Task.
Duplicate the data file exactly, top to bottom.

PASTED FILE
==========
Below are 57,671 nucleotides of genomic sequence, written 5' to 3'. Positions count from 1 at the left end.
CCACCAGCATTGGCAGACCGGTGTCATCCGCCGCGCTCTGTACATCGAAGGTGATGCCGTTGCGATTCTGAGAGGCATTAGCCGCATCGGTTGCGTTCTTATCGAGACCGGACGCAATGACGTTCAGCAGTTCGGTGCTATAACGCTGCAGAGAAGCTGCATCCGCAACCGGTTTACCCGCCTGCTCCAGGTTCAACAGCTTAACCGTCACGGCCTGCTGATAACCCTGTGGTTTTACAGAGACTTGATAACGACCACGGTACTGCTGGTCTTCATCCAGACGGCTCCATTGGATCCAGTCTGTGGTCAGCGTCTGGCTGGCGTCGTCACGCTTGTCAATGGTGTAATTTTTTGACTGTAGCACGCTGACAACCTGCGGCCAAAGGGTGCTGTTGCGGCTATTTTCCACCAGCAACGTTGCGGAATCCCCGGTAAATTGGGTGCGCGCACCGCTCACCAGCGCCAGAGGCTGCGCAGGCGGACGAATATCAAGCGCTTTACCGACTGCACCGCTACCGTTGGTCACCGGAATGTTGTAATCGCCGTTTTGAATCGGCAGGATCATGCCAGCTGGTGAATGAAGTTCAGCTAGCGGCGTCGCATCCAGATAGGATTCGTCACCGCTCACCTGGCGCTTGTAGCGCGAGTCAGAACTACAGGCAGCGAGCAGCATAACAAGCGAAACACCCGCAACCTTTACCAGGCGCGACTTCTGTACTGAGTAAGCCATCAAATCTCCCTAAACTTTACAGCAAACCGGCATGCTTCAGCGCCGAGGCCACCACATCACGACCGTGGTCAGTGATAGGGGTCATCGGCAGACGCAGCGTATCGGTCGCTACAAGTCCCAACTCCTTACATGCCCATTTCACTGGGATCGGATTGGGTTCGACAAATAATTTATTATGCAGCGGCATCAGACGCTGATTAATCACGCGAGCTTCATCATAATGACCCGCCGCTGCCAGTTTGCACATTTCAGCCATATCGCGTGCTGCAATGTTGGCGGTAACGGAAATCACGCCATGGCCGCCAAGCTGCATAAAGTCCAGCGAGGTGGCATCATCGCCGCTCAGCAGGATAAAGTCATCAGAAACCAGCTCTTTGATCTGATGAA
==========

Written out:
Below are 57,671 nucleotides of genomic sequence, written 5' to 3'. Positions count from 1 at the left end.
CCACCAGCATTGGCAGACCGGTGTCATCCGCCGCGCTCTGTACATCGAAGGTGATGCCGTTGCGATTCTGAGAGGCATTAGCCGCATCGGTTGCGTTCTTATCGAGACCGGACGCAATGACGTTCAGCAGTTCGGTGCTATAACGCTGCAGAGAAGCTGCATCCGCAACCGGTTTACCCGCCTGCTCCAGGTTCAACAGCTTAACCGTCACGGCCTGCTGATAACCCTGTGGTTTTACAGAGACTTGATAACGACCACGGTACTGCTGGTCTTCATCCAGACGGCTCCATTGGATCCAGTCTGTGGTCAGCGTCTGGCTGGCGTCGTCACGCTTGTCAATGGTGTAATTTTTTGACTGTAGCACGCTGACAACCTGCGGCCAAAGGGTGCTGTTGCGGCTATTTTCCACCAGCAACGTTGCGGAATCCCCGGTAAATTGGGTGCGCGCACCGCTCACCAGCGCCAGAGGCTGCGCAGGCGGACGAATATCAAGCGCTTTACCGACTGCACCGCTACCGTTGGTCACCGGAATGTTGTAATCGCCGTTTTGAATCGGCAGGATCATGCCAGCTGGTGAATGAAGTTCAGCTAGCGGCGTCGCATCCAGATAGGATTCGTCACCGCTCACCTGGCGCTTGTAGCGCGAGTCAGAACTACAGGCAGCGAGCAGCATAACAAGCGAAACACCCGCAACCTTTACCAGGCGCGACTTCTGTACTGAGTAAGCCATCAAATCTCCCTAAACTTTACAGCAAACCGGCATGCTTCAGCGCCGAGGCCACCACATCACGACCGTGGTCAGTGATAGGGGTCATCGGCAGACGCAGCGTATCGGTCGCTACAAGTCCCAACTCCTTACATGCCCATTTCACTGGGATCGGATTGGGTTCGACAAATAATTTATTATGCAGCGGCATCAGACGCTGATTAATCACGCGAGCTTCATCATAATGACCCGCCGCTGCCAGTTTGCACATTTCAGCCATATCGCGTGCTGCAATGTTGGCGGTAACGGAAATCACGCCATGGCCGCCAAGCTGCATAAAGTCCAGCGAGGTGGCATCATCGCCGCTCAGCAGGATAAAGTCATCAGAAACCAGCTCTTTGATCTGATGAA